Research has shown that women are not the only ones affected by postpartum depression (PPD). The study out of Eastern Virginia Medical School in Norfolk, VA, showed that at least 10% of men also suffer from PPD. The difference is that it seems to be situational rather than hormonal, as depression is believed to be in new mothers.
According to study co-author James Paulson, a clinical psychologist and associate professor of pediatrics at Eastern Virginia Medical School, “If you put 100 per cent of your chips on that bet, then really, there’s nothing left that you would expect with dads. If moms are getting depressed because of hormone changes, why would dads get depressed? They don’t go through the same hormone changes – they don’t have to be pregnant, they don’t have to deliver the baby. That bias has had a lot do with what people think,” Paulson says.
“The fact of the matter is that the evidence of hormone theories and pre- and post-natal depression is pretty inconsistent, and it’s not as strong as the evidence on psychosocial factors – things like changes in the relationship, financial stress, social support and social stress, which are reasonable things to expect to affect fathers.” The research has found that men suffer from PPD most between 3 and 6 months, and it seems sleep deprivation may be one of the causes. Unfortunately, men and women still consider it a taboo.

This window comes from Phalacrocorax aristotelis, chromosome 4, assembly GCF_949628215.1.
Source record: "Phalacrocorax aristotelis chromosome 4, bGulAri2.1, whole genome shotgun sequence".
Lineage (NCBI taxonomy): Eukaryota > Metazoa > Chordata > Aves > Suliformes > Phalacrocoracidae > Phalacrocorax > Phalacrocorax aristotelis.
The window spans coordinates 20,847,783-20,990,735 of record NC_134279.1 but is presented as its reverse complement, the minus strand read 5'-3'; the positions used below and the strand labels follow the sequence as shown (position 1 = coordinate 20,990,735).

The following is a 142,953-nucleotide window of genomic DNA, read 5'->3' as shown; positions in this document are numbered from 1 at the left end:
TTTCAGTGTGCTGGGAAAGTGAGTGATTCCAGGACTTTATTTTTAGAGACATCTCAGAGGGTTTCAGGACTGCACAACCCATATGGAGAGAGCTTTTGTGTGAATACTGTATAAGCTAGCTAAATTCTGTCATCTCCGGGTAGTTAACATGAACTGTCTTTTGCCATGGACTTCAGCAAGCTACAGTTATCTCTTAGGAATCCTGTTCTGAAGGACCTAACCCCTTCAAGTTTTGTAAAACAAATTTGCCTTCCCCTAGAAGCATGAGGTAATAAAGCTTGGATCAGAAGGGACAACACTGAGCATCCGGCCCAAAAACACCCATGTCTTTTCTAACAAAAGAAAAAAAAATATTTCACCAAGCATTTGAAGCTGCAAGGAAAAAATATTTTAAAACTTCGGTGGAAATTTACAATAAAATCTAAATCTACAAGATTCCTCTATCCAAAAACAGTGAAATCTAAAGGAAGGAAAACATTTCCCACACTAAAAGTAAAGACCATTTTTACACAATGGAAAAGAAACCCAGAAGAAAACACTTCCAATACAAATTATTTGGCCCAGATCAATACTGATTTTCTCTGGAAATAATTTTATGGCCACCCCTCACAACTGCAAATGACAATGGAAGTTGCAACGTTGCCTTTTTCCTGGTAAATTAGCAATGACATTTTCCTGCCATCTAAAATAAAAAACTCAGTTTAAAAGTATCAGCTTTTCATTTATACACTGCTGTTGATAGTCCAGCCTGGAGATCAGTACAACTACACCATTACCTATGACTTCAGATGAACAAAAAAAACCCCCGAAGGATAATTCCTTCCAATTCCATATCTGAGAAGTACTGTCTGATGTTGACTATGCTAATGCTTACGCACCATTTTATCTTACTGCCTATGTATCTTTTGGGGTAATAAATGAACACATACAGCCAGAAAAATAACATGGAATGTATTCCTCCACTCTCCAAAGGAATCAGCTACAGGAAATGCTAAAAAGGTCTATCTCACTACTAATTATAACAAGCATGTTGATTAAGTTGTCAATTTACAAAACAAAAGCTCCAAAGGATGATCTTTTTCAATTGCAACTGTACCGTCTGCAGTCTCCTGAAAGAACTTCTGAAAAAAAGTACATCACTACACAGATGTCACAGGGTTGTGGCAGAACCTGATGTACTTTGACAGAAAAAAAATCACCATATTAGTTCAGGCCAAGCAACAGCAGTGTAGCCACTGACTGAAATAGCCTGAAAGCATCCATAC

From my personal experience, it wasn’t until I started talking about it, that others came forward to share their experiences. Here are some tips from a previous blog that can help both men and women.